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Biggs had chutzpah but he was no hero

FROM some of the coverage, you would think a hero of light entertainment had passed away.

The airwaves yesterday were full of Ronnie Biggs. First we had the rundown of his life - the hijacking of the Glasgow to Euston mail train in 1963, Biggs' imprisonment and escape and his subsequent 36-year stint on the run, mainly in Brazil - then came the chuckling appreciations of a daring cheeky chappy.

John Humphrys on the Today programme recalled visiting him in Rio, talking about how he kept a cheetah in the back garden, telling the story like a pub anecdote. Writer Chris Pickard talked like a starstruck fan of Biggs having "no airs and graces, he was just always Ron all the way through in spite of how famous he was".

A former sailor in the Royal Navy talked of how Biggs came aboard his vessel in Rio and had cans of beer pressed on him from all sides, before being removed on a senior officer's orders. That Ronnie Biggs, eh? Hearing these snippets, anyone would think the nation was mourning a national treasure, some harmless geezer who got up to a bit of mischief in his reckless youth.

He wasn't though, was he? For all the heist movie motifs - the bold prison escape and the life in Brazil - Biggs was not a character played by Sid James, he was a criminal who was prepared to involve himself in a violent crime for money.

Train driver Jack Mills got so savagely coshed with an iron bar - reportedly by Biggs, though he always denied it - that he never fully recovered. Mr Mills died a few years later. While Biggs' original crime may have been eclipsed in many people's minds by the romantic story of his escape, it never was for the Mills family.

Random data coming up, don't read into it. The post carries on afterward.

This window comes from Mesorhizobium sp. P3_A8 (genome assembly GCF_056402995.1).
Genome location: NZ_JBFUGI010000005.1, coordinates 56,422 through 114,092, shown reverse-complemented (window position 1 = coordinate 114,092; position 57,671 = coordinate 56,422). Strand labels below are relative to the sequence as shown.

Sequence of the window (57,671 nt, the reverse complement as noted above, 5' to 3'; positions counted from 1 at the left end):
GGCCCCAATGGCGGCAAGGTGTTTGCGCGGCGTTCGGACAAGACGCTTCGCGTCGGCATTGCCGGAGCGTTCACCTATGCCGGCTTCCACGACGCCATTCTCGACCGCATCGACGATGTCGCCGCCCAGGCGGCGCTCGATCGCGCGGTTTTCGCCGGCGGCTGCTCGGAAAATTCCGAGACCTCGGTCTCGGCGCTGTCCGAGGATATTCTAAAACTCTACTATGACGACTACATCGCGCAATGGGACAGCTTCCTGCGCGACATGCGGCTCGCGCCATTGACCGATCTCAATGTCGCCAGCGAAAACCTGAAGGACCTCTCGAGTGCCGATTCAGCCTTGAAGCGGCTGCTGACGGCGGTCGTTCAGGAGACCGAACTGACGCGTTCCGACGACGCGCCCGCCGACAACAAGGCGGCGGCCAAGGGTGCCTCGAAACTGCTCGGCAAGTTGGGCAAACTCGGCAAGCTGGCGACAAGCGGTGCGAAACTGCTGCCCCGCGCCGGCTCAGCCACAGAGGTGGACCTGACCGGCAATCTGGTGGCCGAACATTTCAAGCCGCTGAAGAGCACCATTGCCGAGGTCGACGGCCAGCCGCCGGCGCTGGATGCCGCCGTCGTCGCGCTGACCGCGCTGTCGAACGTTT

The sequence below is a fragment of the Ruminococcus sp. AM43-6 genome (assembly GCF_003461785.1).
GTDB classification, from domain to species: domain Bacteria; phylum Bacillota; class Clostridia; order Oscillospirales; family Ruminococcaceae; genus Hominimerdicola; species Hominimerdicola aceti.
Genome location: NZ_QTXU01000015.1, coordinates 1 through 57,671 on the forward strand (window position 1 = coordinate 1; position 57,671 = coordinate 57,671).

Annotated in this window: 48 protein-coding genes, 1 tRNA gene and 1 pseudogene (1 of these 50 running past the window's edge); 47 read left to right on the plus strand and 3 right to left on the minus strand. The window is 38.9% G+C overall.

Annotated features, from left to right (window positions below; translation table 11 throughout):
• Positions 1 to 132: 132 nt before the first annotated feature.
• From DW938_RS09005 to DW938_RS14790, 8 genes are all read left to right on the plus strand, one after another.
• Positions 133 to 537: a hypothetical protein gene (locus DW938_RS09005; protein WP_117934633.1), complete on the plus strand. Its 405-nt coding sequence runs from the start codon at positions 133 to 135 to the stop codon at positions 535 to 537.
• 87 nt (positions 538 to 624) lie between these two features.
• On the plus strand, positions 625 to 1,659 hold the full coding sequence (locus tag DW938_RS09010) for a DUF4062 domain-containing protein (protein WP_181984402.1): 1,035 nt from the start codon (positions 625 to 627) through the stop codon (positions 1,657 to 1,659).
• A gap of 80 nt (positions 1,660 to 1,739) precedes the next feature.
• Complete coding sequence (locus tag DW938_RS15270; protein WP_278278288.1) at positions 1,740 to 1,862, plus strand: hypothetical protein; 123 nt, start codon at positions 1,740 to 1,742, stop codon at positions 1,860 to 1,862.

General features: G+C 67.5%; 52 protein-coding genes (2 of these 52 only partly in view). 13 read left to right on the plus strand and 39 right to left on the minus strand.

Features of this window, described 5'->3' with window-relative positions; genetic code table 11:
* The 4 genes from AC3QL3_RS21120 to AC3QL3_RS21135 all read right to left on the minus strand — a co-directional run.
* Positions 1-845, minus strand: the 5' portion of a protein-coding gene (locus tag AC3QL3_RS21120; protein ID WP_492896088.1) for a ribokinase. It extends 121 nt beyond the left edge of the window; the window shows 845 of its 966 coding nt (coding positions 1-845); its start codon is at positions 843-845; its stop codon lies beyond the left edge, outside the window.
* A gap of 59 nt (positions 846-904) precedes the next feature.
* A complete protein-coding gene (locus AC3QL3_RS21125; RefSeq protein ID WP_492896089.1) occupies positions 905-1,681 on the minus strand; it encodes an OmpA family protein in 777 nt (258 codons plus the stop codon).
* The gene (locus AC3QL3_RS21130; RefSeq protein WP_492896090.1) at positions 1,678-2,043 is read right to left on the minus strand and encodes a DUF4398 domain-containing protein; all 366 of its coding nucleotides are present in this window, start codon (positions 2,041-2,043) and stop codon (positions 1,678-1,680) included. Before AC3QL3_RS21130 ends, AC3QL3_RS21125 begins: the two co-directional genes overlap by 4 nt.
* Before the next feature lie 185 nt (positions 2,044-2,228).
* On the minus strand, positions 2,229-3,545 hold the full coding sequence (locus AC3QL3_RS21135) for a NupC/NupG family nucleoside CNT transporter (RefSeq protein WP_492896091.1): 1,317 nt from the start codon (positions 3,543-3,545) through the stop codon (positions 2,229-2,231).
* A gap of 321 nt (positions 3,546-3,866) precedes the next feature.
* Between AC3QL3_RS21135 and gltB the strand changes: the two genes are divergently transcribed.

Mr Mills' son Stephen died two Christmases ago, aged 48, but his widow Barbara has said she sees Biggs as a "villain". Who can blame her?

No person is one-dimensional. Biggs was a loving family man, by all accounts, whose children and wife will miss him greatly. Did he have chutzpah? Plenty. Did he make the most of his stolen freedom? Certainly. He had charm and a sense of humour, he made the most of what was a good story and it is not hard to see why people liked him, but portraying him as a lovable rogue is to ignore the facts. This was no little man fighting his corner against a corrupt self-serving system, even if that's how he has sometimes been seen. Biggs was in it for the money and showed scant regret for his involvement in the crime; quite the reverse.

He told anyone who asked he was "proud" to have been a part of the gang, boasting of his involvement in The Crime of the Century. His notoriety was a nice little earner. He sold merchandise - mugs and T-shirts with his face on them - and used his infamy to great personal advantage.

He did say he found it "regrettable" Mr Mills got injured, but then commented that the people who paid the "heaviest price" for the Great Train Robbery were in fact the families of everyone involved, "a very heavy price, in the case of my family", once again putting his own experience centre stage.

For all these reasons, the excited coverage of Biggs, both now and in the past, has been jarring.

The Transport Salaried Staff Association underlined the point when they tweeted: "In case today's media confuses you: attacking railway staff with an iron bar to the extent they're barely able to work again really isn't OK."

Myth-making is a common feature of modern celebrity culture and Biggs has benefited more than most, since for all his talk of involvement in the hold-up, he was only a minor player. Still, he features in the BBC's two-parter The Great Train Robbery which began last night. And so the legend continues.

A week ago, the world was looking back on the life of another old man. The internet and airwaves were full of people from all walks of life who had been inspired by Nelson Mandela's example, reflecting on how a person's actions ultimately define who they are. If that is a universal rule that applies to all of us, then this should be the moment to remember the real Ronnie Biggs, not the romanticised version.

He was no monster, but he was no folk hero to be feted either. He was a man who took part in a violent crime and capitalised on its notoriety.

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